Florida Legislature

Florida Gov. Ron DeSantis signed a bill into law on Monday, Jan. 28, 2019 that will make post-secondary education more available to students. A goal of the bill is to increase the percentage of people in the Florida workforce with post-secondary education from 49 to 60 percent by 2030. The bill also has a Last Mile program to financially assist students who dropped out of college within 12 credits of their degree. 

Florida’s public college and university students won’t know their school’s candidates for president until later in the selection process if a proposed bill passes.

In January, the Florida Senate education committee approved State Bill 774 in a 6-1 vote. 

The bill explains that state colleges and universities would keep personal information of the presidential applicants and discussion involving the selection of applicants secret. Only the information of the finalists for the position would be released to the public, according to the bill.

It still must go through two committees and receive support from Florida’s chambers and Gov. Ron DeSantis before it can become law.

Some Floridians are concerned that a lack of transparency could negatively affect how future college and university presidents are chosen.

“When things are done in backroom deals, it leads to cronyism,” said Florida State Senator Lori Berman, who was the sole nay vote for the measure.

Berman believes that if passed, the bill would increase the possibility of employees selecting their friends for the final pool of presidential applicants. Because of this, she said there’s really no compelling reason to change the application. 

Berman cited Florida’s No. 1 ranking in higher education in 2019 by the U.S. News & World Report as evidence that the state’s public institutions were led by quality presidents. 

If the schools have been successful, there shouldn’t be any issues with their current president hiring process, she reasoned.

“If it ain’t broke, don’t fix it,” said Karen Morian, president of the United Faculty of Florida, an organization part of the Florida Education Association.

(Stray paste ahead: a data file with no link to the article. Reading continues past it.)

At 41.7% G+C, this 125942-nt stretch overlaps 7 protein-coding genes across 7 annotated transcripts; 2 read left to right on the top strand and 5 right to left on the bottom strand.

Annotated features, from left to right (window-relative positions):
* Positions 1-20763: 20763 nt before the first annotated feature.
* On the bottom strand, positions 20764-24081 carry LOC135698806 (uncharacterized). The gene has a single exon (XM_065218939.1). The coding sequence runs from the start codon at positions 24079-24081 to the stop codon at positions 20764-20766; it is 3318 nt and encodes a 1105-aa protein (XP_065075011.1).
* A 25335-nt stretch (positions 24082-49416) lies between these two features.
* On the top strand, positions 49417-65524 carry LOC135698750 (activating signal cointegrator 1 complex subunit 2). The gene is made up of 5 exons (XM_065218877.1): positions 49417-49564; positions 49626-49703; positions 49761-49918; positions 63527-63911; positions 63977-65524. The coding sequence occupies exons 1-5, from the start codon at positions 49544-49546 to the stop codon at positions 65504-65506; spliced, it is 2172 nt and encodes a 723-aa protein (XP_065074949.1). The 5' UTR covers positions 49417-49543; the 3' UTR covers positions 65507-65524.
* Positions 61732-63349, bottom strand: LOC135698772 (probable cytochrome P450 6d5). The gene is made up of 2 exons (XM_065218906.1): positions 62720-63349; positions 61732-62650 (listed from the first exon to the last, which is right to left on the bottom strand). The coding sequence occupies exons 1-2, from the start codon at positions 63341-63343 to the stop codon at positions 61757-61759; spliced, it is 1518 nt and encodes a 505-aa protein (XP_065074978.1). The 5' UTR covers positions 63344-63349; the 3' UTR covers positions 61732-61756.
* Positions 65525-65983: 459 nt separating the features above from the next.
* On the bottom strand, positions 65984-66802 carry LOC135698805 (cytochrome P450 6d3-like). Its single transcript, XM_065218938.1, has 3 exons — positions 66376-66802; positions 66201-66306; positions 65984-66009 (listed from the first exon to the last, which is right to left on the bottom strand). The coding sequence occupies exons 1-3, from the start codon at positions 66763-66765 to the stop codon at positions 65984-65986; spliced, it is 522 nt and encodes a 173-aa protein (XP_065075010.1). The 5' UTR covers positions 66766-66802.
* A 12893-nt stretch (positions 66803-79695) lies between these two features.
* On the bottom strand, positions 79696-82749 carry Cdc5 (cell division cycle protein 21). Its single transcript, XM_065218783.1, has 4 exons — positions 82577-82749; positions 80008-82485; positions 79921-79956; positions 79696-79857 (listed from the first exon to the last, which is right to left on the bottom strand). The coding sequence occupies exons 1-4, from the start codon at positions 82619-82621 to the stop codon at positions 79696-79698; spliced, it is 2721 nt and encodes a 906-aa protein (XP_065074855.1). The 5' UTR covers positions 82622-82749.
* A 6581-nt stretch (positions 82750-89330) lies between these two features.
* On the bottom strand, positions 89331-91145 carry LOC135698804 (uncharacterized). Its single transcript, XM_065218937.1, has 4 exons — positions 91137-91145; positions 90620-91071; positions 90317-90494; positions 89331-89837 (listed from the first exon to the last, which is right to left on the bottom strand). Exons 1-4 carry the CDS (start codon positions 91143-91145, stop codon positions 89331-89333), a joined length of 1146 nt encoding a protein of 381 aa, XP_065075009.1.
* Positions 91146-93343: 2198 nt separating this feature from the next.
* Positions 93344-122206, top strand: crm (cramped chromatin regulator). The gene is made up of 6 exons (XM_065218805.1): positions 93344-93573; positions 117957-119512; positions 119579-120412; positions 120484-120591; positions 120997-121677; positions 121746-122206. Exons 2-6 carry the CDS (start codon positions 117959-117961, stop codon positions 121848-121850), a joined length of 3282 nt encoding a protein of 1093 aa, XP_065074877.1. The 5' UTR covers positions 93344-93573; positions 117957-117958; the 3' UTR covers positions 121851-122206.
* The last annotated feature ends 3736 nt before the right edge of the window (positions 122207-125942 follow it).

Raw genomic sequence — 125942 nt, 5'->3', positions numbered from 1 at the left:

Morian said she finds it “really disturbing” that a presidential search wouldn’t be completely within public view and scrutiny.

She fears that if the bill becomes law, employers will choose weak candidates as finalists to ensure their preferred nominees get the position.

“Historically, we tried to move a lot of the backdoor shenanigans into the sunshine back in the ‘70s,” she said, referring to Florida’s sunshine laws.

Florida’s sunshine laws are regulations that are meant to increase the transparency of government practices, such as the emails of public officials.

“It feels like they’ve slowly been chipping away at those sunshine laws for a couple decades now,” Morian said. “And it feels like this is one more piece of that.”

Stephon Adams, a 21-year-old UF political science junior, said that while the average college student won’t care about potential future university presidents, he believes the proposal will hurt students in the long run. 

Without the oversight of university students and families, he thinks there’s a possibility that future presidents may not be compatible with their respective communities.

He said it’s important to be familiar with the person who’s “most important at the university.”

Wallace Mazon, 25, a recent UF alumnus in African American studies, said he was already critical of the lack of diversity in top administrative positions in the State University System of Florida.

Mazon said college presidents should be allies for the needs of students of color and that UF President Kent Fuchs has consistently failed in doing that, between allowing white supremacist Richard Spencer on campus and the use of prison labor on UF/IFAS farms.

He believes that if the bill becomes a law, more presidents who don’t listen to underrepresented students will be hired by the university. 

“Whoever introduced this bill should be ashamed of themselves,” he said. “They don’t know what it’s like to beg administrators to listen to them and actively fight for positive change on campus.”

Contact Samantha Chery at [email protected]. Follow her on Twitter @SammyChery4276.